Spouter Powell explained that he had been visiting Will Hendry, who lived in the town where the two had boarded the train. He had been at Colby Hall ever since its opening, and he had much to tell about the school and those who attended it.

    "Oh, I'm sure you'll like it," declared Spouter, growing eloquent. "It's so delightfully situated on a hill overlooking the river, and is surrounded by stately trees and a well-kept campus. The scene from the front is exceedingly picturesque, while to the back the woods stretch out for many miles. Soon, when the frost touches the leaves, the hues and colors will be magnificent. The sparkle of the sunlight glinting across the water----"

    "Wow! Spouter is off again!" puffed Fatty Hendry. "I told you to be careful," he pleaded.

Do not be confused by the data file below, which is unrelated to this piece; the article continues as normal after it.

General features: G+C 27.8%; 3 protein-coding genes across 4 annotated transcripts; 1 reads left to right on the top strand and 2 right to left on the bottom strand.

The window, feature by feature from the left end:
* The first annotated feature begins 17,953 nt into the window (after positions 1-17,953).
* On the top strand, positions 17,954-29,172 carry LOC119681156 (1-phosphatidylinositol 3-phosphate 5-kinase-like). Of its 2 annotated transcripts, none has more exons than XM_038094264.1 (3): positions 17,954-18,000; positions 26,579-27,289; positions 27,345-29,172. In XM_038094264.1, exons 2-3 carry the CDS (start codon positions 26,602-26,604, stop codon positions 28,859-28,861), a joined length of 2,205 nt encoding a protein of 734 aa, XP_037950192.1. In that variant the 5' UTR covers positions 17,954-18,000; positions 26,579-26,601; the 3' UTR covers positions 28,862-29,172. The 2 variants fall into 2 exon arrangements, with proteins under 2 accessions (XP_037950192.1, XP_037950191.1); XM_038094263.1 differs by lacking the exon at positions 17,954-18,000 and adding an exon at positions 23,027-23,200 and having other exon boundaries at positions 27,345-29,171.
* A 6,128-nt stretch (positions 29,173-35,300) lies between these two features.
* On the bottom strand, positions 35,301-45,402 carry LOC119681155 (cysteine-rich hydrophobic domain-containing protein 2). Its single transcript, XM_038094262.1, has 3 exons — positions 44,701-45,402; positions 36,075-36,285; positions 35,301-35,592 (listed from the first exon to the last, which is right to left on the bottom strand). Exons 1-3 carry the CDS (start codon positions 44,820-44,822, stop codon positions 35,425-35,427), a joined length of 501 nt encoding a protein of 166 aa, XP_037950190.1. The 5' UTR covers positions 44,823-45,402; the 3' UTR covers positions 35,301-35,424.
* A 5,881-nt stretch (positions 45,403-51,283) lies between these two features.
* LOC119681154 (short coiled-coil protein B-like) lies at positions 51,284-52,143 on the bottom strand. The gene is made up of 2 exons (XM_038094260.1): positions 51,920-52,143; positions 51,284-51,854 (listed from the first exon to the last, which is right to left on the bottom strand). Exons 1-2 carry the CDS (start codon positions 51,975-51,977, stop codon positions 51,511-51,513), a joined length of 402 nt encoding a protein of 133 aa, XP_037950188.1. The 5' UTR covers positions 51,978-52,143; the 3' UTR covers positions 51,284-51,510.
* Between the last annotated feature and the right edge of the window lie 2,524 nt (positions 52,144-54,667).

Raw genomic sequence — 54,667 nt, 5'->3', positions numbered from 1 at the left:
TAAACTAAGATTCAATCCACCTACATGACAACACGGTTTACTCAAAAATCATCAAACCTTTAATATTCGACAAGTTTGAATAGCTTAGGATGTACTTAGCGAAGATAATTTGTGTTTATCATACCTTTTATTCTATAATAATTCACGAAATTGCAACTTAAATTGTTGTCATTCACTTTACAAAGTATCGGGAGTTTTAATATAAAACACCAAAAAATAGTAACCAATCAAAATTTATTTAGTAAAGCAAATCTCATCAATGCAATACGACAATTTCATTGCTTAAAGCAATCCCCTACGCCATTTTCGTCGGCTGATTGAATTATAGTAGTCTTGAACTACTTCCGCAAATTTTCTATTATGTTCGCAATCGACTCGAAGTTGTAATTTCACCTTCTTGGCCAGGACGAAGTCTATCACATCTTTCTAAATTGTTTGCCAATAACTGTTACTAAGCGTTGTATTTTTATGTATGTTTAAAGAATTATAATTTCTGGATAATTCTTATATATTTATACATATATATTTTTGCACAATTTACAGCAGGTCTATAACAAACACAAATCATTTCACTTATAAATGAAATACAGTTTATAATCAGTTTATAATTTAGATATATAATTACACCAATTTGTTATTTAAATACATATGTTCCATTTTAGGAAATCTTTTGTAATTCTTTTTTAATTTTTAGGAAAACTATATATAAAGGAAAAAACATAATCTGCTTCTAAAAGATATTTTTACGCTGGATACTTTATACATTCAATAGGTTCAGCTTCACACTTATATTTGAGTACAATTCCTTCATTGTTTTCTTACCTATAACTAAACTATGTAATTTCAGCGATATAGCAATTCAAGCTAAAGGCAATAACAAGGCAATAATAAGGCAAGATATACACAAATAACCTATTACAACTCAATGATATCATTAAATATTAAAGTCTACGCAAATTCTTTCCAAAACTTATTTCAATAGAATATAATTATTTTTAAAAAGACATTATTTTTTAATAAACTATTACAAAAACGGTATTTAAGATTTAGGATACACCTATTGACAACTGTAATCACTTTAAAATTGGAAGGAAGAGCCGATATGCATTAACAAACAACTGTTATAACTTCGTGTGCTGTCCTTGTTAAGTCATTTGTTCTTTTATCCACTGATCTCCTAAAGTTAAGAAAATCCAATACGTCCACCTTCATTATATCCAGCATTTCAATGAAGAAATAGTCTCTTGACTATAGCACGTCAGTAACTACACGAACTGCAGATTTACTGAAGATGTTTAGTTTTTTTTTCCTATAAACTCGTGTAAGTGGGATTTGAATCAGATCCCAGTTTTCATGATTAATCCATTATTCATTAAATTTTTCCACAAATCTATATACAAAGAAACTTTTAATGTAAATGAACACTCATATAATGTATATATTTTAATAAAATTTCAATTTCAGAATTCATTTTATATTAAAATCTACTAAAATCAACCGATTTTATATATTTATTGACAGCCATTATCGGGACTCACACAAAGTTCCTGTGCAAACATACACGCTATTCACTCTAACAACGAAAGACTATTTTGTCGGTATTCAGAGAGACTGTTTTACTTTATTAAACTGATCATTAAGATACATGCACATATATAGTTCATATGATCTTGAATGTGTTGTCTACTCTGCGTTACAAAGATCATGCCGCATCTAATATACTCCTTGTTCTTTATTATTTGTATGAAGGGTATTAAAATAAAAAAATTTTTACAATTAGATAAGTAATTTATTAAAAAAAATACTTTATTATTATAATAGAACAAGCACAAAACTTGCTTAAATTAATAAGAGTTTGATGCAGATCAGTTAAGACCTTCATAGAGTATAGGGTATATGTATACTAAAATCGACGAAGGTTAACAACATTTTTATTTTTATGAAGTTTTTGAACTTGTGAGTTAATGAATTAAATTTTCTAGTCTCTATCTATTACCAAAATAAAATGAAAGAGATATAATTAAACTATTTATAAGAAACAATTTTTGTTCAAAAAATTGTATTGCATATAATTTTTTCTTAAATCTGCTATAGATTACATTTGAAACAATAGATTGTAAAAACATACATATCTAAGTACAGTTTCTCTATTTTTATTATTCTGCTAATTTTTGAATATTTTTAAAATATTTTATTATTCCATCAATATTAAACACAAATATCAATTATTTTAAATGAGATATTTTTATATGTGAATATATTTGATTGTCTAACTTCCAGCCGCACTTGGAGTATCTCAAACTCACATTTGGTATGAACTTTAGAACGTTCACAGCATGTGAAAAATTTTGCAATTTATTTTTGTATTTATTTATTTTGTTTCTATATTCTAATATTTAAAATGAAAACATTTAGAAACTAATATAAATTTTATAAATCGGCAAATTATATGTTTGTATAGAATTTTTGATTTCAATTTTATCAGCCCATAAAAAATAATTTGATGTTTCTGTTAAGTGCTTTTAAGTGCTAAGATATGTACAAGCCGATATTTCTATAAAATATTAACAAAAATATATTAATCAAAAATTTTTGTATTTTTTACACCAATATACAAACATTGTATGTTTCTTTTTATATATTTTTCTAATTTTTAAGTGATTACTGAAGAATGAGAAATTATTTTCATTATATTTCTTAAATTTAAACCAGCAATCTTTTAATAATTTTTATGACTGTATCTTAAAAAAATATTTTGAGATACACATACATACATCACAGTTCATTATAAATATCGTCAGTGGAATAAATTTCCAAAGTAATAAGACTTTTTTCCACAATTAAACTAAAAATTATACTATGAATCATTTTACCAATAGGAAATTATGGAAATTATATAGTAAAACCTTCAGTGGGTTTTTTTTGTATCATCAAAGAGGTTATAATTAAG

"I was only acquainting them with the beauties of Colby Hall," remonstrated Spouter. "When one comes to contemplate nature, it's necessary to understand what real harmony----"

    "Exactly, exactly! Just so!" burst out Andy. "We understand what you mean, Spouter. But please remember the scenery is there--it won't move--and we'll have lots of time to look at it."

    "Tell us about the boys who go there--and the teachers," broke in Randy.

    "Yes. The teachers especially," added Fred.

    "Is there any hard-hearted fellow--like that Josiah Crabtree our folks tell about?"

    "We've got one fellow there--Professor Asa Lemm--that nobody likes," answered Spouter. "He's a language teacher. They say he was once quite well off, and he constantly laments the loss of his wealth."